I watch Teddy sleeping. His cheeks, almost translucent, are glowing. His fair hair, fine as feathers, is sprawled across the Spiderman pillowcase, and his small fingers are curled up into a fist. He giggles in his sleep, and it makes me laugh out loud. Watching him. Just watching him sleep is pure joy. I envy him his dreams though.
Once upon a time, I was a boy who could dream like him. I scored the winning goal, won the biggest prize, or even discovered I had the ability to float off the ground and fly away. Yes, I had nightmares, too. My teeth fell out. I found myself alone and naked in the middle of town. Or my school became a labyrinth, and I could not get to the classroom where I needed to be. But even those nightmares were preferable to what followed.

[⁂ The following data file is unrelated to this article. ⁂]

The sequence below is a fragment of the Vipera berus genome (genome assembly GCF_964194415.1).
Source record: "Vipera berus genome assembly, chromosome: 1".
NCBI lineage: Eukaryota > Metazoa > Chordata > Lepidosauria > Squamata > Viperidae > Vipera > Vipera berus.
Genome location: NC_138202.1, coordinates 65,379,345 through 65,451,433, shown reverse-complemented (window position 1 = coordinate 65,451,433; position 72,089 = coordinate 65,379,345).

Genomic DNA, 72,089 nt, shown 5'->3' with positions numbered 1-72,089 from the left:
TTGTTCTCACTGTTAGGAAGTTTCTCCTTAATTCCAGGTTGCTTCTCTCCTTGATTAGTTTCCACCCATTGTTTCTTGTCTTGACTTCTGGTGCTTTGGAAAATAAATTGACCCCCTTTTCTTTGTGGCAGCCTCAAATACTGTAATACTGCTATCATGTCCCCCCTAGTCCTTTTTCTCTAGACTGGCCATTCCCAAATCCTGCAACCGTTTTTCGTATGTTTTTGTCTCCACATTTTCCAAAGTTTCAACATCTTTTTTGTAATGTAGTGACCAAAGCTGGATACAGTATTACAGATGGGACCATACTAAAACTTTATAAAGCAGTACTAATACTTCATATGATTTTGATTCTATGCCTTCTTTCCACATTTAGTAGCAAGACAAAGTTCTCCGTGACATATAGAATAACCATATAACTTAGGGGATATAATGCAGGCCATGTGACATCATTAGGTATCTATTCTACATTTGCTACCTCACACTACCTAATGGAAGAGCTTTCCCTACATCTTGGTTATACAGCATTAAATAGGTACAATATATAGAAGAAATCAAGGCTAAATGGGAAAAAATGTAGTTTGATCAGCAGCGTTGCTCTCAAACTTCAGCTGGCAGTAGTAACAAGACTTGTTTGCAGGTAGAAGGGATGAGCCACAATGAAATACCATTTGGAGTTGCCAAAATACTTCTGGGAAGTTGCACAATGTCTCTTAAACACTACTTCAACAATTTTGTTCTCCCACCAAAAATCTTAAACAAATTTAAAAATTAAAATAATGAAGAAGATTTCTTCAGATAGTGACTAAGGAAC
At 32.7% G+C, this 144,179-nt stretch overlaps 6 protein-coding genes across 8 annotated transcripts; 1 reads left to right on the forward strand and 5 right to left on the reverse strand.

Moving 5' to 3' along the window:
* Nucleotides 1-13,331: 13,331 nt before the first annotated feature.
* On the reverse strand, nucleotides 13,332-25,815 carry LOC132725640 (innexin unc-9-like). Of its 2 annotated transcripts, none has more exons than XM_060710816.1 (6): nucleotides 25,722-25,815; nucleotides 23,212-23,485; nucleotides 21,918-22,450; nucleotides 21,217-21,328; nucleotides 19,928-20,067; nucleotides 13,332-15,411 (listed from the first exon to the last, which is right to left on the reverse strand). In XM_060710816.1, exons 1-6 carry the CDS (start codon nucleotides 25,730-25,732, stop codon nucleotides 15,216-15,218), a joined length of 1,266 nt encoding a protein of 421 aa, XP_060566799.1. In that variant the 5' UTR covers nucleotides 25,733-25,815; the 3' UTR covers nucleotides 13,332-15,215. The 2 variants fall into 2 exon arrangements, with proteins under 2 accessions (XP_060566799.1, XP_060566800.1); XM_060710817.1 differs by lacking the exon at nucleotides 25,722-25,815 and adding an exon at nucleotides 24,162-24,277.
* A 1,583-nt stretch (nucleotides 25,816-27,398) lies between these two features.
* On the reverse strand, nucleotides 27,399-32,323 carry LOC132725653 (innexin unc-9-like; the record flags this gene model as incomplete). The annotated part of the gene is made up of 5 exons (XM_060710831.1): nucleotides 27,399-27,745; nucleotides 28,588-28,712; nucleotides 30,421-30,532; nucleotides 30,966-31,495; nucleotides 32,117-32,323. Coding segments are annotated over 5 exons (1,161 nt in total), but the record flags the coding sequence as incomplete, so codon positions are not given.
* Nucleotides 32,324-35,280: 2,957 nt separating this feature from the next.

The Norse god, Odin, gave his eye in exchange for the gift of knowing. I would give an eye to be free of this gift. Free of things I didn’t want to know, didn’t want to see. My friend Jason’s horrible accident, my parent’s growing apart, my cousin Mark’s madness. But I learned that no matter what I tried to do to change things, fate had her way. Jason’s leg got pinned under that car. My parents divorced and Mark ended in an institution surrounded by tormenting voices.
And what can I do but go on living? Horrible things will happen whether I see them in my dreams or not. I bend now to put my lips against Teddy’s soft, warm cheeks, and I vow to make the most of our time together – even though I know when - and exactly how - he will die.